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Do you have a default search browser you use when looking for family accommodations? Always end up at the same old places, regretting the same old decisions about what you’ve booked? Shaking your head in disbelief about how far off the mark reviews you read were?
Forget Trip Advisor reviews, come on people it is 2016! I don’t really care if the bedsheets weren’t folded in a way you liked, or the receptionist was rude to you on Thursday. It’s time to take control of your hotel research process.
When I’m traveling with my kids, choosing the right family accommodations is one of the key components for me; knowing that I have chosen the best possible place to stay, with the facilities I need and in a fabulous location removes so many layers of stress so we can actually sit back and enjoy our holiday time once we are there.
Here’s some of my top accommodation finding tips for modern family travelers – first shared with Epic Education Radio podcast, but handily in print here for you – on how you can use technology and search tools to pick out the best hotel accommodation for family travel.
Narrow down from all available options
So if I’m NOT relying on Trip Advisor, what am I doing? Ok, I tell a lie. Trip Advisor is not a bad starting point for hotels and serviced accommodation particularly. It tells me what hotels are available, and it comes up with a handy map view of the town I’m looking at staying in.
I can put filters on to see how many options are available in my planned budget; put a cut off on minimum star rating or customer satisfaction level. The more criteria you add, the quicker you can narrow things down (normally asking for a minimum of 4 beds wipes out 90% of options! – oh and a quick side tip – even if you have 3+ kids, start your search with 2 to get a wider range of first-round options).
Then what next? Dive into the written reviews, right? NO!
Hotel reviews, for me, are only relevant if they’ve been left by another family with exactly the same circumstances I have – needing to fit 3 children under 6 with a cot. The large majority are irrelevant waffle, and more frequently left when people have a negative experience than a positive one. Read in detail at your peril.
I will however from this point flick over to Google Earth, or “satellite view”. Take a look at the hotel from the outside, take a look down the street. Are those ocean views in fact blocked by a 30 story apartment building? Is that 5-minute walk to restaurants and shops actually after you navigate past a whopping big construct site and the local refuse depot?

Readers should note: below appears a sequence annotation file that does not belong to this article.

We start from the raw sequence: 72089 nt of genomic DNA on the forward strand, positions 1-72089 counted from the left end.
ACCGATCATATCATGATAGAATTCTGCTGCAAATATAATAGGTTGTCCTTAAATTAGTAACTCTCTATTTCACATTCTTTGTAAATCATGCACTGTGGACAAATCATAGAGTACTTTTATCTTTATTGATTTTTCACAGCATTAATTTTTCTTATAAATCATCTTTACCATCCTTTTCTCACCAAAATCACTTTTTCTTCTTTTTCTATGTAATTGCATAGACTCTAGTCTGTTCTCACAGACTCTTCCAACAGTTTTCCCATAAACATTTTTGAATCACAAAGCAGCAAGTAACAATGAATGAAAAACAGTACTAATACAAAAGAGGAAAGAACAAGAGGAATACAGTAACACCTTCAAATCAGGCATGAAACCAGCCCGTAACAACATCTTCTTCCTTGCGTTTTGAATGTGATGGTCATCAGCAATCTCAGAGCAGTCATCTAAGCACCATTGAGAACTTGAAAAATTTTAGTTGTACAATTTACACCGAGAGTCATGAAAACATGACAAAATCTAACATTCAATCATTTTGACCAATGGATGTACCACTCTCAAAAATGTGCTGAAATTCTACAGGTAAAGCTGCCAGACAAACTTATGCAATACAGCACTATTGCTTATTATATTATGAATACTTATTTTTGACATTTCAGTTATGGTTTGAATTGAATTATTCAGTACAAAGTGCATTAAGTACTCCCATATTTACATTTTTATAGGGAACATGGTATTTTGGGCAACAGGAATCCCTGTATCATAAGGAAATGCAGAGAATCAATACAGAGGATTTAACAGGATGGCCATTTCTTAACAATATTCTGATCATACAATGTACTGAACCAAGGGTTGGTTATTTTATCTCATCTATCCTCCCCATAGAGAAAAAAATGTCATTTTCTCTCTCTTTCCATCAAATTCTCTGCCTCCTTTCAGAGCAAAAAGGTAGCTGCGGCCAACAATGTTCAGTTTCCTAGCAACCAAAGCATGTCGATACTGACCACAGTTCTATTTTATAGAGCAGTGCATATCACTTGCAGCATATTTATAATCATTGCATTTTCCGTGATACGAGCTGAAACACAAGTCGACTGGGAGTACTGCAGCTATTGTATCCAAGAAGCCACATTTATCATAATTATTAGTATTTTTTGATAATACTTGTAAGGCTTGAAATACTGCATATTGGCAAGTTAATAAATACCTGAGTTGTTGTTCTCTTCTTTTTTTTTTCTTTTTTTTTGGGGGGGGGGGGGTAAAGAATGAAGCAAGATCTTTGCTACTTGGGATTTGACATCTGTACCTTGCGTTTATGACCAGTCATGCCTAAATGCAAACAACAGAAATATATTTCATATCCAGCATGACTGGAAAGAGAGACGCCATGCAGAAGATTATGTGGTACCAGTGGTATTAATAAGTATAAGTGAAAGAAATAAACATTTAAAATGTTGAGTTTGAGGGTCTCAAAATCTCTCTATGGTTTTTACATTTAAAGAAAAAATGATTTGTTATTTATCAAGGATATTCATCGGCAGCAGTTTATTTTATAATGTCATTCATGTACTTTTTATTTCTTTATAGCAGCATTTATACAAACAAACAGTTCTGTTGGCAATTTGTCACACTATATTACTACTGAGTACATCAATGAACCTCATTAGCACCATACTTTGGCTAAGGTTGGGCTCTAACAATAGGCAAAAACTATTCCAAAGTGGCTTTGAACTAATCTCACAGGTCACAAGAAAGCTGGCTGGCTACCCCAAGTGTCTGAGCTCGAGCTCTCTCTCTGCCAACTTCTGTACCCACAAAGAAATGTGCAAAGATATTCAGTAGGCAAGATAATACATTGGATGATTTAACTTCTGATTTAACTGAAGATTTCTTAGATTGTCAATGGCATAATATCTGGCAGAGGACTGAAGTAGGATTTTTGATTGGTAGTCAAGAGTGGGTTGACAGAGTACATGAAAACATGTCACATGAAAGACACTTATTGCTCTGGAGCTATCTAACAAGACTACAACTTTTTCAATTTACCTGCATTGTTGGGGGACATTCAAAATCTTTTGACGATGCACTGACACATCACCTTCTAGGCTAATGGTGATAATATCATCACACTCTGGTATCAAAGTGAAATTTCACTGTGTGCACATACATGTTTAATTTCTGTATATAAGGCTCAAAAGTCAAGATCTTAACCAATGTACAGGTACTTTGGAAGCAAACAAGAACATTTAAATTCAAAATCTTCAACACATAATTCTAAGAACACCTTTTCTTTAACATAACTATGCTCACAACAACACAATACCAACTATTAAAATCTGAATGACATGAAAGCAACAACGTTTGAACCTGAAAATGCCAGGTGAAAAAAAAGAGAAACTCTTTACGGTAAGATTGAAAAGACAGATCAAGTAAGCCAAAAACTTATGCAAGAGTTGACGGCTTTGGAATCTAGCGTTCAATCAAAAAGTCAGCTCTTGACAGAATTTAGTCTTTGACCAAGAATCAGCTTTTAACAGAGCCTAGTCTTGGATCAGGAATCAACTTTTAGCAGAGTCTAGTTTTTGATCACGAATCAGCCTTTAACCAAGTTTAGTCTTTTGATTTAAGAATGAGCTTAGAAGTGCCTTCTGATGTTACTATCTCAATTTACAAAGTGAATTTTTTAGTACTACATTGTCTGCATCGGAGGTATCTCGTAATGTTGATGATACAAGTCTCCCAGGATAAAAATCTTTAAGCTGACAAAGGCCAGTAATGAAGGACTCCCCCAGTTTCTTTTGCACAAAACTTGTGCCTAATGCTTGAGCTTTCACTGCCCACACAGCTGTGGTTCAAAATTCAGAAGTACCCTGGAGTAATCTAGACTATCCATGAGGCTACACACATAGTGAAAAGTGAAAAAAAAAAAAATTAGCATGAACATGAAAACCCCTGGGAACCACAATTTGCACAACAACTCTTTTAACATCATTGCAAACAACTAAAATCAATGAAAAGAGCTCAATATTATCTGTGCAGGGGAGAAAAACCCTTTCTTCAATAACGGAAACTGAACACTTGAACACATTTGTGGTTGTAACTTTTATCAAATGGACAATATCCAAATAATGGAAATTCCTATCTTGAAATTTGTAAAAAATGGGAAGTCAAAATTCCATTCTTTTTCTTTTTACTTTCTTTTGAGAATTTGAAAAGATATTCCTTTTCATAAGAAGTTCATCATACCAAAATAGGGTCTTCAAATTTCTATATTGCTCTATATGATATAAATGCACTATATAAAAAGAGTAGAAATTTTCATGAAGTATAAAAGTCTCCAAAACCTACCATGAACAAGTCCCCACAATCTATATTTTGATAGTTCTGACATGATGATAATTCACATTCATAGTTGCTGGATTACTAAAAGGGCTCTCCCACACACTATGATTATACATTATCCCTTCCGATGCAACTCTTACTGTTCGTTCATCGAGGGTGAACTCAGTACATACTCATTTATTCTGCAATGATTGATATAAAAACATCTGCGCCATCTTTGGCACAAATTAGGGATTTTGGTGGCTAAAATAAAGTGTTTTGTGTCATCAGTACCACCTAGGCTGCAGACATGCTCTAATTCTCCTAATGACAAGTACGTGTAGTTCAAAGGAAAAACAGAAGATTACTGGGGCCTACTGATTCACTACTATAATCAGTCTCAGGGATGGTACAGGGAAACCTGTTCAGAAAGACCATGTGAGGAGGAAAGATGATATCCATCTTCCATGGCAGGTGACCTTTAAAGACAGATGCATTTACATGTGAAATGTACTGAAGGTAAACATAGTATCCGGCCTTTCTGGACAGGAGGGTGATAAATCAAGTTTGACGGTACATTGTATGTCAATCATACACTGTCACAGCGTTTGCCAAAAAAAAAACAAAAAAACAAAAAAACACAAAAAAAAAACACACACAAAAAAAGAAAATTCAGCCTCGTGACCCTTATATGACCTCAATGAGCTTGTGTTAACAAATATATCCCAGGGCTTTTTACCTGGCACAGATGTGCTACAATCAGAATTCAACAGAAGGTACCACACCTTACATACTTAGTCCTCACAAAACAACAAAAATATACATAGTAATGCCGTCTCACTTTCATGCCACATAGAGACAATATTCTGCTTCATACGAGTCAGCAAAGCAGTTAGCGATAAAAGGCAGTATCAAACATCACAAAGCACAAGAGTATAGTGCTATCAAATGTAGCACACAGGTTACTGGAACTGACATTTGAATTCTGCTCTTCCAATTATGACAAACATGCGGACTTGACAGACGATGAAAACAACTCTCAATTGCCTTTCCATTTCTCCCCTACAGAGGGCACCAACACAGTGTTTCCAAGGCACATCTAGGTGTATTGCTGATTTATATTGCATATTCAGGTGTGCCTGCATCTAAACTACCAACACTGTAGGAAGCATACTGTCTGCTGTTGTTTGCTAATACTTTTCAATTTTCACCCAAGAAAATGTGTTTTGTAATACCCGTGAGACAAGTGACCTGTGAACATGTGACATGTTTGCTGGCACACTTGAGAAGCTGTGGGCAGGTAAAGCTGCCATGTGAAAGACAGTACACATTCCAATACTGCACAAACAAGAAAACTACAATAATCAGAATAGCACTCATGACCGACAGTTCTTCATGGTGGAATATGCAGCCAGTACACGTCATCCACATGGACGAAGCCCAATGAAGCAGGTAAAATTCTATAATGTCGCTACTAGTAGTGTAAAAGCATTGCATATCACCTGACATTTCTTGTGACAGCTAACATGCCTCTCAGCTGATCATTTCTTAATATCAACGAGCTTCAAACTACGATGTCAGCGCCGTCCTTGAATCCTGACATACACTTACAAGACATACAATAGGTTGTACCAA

Alright, so the map might not be 100% up to date, but it gives you a pretty good impression of your surroundings, keeping a particular eye out for deal-breakers like perhaps the fish market operating from 4 am, or that strip of very seedy looking night clubs…. Next up; the Instagram test.
Research your destination like an insider
Ok, I’ll admit it, I’m utterly addicted to Instagram – thank you for public profiles and peoples’ profound need to share information about themselves! Being an entirely picture-based social media platform, it’s perfect for travel research. Searching either by location or by a particular hashtag, check out reviews from real hotel users, what do they have to say about the place? Where else are they visiting around town, go on, have a little snoop!
I like to look for the room itself, when it says “family size room” can it really fit a whole family? People are far, far more honest sharing on this platform than in a purpose written review. You may also see hotels or accommodation options that did not first appear on Trip Advisor – particularly the likes of private villa accommodation where people may be staying.
I’m shameless, I will ask them! Yes, complete strangers on Instagram – where did you stay? Did you like it? Where else would you recommend? It’s like walking into a room full of people you don’t know at the start but you’ll get used to it, I have made some wonderful travel connections this way. (Or maybe they’re all getting their restraining orders ready, who knows?!)